But we are also told that Jesus was raised from the dead and appeared to his followers afterwards. Josephus seems to record the disciples’ belief in the resurrection of Jesus, noting that these witnesses claimed to have seen Jesus alive three days after his crucifixion. Phlegon said that Jesus appeared and showed the marks of the nail prints in his hands, and perhaps other wounds, as well.
The resurrection of Jesus is defended especially by The Treatise on Resurrection, but also proclaimed by The Gospel of Truthand The Gospel of Thomas. Afterward, Jesus was exalted (Apocryphon of John, Gospel of Thomas). Christian Teachings and Worship
Christians were named after their founder, Christ (Tacitus), whose teachings they followed (Lucian). Believers were of all classes, ages, localities and of both sexes, forming a cross section of society (Pliny). For Christians, Jesus’ death procured salvation (Gospel of Truth) for those who exercised faith in his teachings (Lucian). As a result, Christians believed in their own immortality and scorned death (Lucian), realizing that eternal life was a present possession (Treatise on Resurrection).
Additionally, Lucian relates several other Christian teachings. Believers had sacred writings that were frequently read. They practiced their faith by denying material goods and by holding common property. They went to any extent to help with matters pertaining to their community. However, Lucian does complain that Christians were gullible enough to be taken advantage of by unscrupulous persons.
Pliny relates that believers met in a pre-dawn service on a certain day (probably Sunday). There they sang verses of a hymn, worshiped Christ as deity, and made oaths against committing sin. Then they would disband, only to reassemble in order to share food together, which is very probably a reference to the love feast and Lord’s Supper. Pliny also refers to the existence of positions in the early church when he mentions two female deaconesses. The Spread of Christianity and Persecution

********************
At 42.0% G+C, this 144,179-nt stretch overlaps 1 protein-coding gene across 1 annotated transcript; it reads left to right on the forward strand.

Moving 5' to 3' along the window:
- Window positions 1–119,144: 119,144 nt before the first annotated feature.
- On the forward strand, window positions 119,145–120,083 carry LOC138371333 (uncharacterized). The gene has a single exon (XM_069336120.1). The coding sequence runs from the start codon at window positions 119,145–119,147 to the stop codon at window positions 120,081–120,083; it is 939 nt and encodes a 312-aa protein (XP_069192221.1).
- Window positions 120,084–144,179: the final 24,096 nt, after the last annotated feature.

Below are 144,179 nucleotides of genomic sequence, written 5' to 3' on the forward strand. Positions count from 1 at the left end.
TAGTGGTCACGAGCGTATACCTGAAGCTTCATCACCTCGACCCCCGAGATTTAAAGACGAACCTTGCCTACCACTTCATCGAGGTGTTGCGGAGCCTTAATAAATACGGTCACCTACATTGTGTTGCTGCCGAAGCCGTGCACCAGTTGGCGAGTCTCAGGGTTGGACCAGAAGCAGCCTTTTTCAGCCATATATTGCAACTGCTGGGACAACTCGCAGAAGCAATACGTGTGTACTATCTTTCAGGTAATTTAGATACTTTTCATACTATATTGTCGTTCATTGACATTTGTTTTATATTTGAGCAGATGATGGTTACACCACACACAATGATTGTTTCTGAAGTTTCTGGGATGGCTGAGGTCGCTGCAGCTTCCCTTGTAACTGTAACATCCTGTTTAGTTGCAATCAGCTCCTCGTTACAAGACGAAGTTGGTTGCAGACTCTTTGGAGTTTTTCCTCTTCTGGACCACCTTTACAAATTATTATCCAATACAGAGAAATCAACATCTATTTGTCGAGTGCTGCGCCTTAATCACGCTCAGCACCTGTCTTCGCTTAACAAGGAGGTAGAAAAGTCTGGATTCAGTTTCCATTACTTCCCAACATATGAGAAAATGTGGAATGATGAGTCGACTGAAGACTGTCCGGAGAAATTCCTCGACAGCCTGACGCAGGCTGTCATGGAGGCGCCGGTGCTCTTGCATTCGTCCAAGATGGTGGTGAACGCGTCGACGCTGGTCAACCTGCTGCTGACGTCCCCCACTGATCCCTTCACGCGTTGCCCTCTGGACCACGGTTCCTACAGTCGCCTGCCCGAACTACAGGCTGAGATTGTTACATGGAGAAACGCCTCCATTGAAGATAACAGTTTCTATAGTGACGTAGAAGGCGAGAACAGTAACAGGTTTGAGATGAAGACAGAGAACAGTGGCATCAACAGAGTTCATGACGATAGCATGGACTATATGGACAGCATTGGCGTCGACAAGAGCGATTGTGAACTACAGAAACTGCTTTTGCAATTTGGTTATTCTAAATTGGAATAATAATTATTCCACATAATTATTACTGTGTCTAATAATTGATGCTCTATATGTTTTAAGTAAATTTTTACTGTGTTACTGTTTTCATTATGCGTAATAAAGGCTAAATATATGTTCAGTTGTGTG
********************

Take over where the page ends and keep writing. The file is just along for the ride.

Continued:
After the death of Jesus and the reported resurrection appearances, the disciples did not abandon the teachings which they had learned from him (Josephus). By the middle of the first century, Christian doctrine, and the crucifixion of Jesus in particular, had spread around the Mediterranean. In fact, skeptics were already offering rationalistic explanations for supernatural claims only some twenty years after Jesus’ death (Thallus).
More specifically, Christian teachings had reached Rome by AD 49, less than twenty years after the death of Jesus, when Claudius expelled Jews from the city because of what was thought to be the influence of Jesus’ teachings (Suetonius). By the time of Nero’s reign (AD 54–68), Christians were still living in Rome (Tacitus, Suetonius). We are also told that Christians were present during the fall of Jerusalem in AD 70 (Tacitus).
The spread of Christianity unfortunately involved persecution fairly early in its history. Sometimes it was tempered by a certain amount of fairness, but it was real and serious for many early believers, nonetheless. The Talmud relates an occasion when five of Jesus’ disciples were judged to be worthy of death. Tacitus provides much greater detail. After the great fire at Rome, Nero blamed the occurrence on Christians, who are described as a group of people who were hated by the Roman populace. As a result, many believers were arrested, convicted, mocked, and finally tortured to death. Being nailed to crosses and being burnt to death are two methods that are specifically mentioned. Such treatment evoked compassion from the people, and Tacitus blamed these events on the eccentricities of Nero.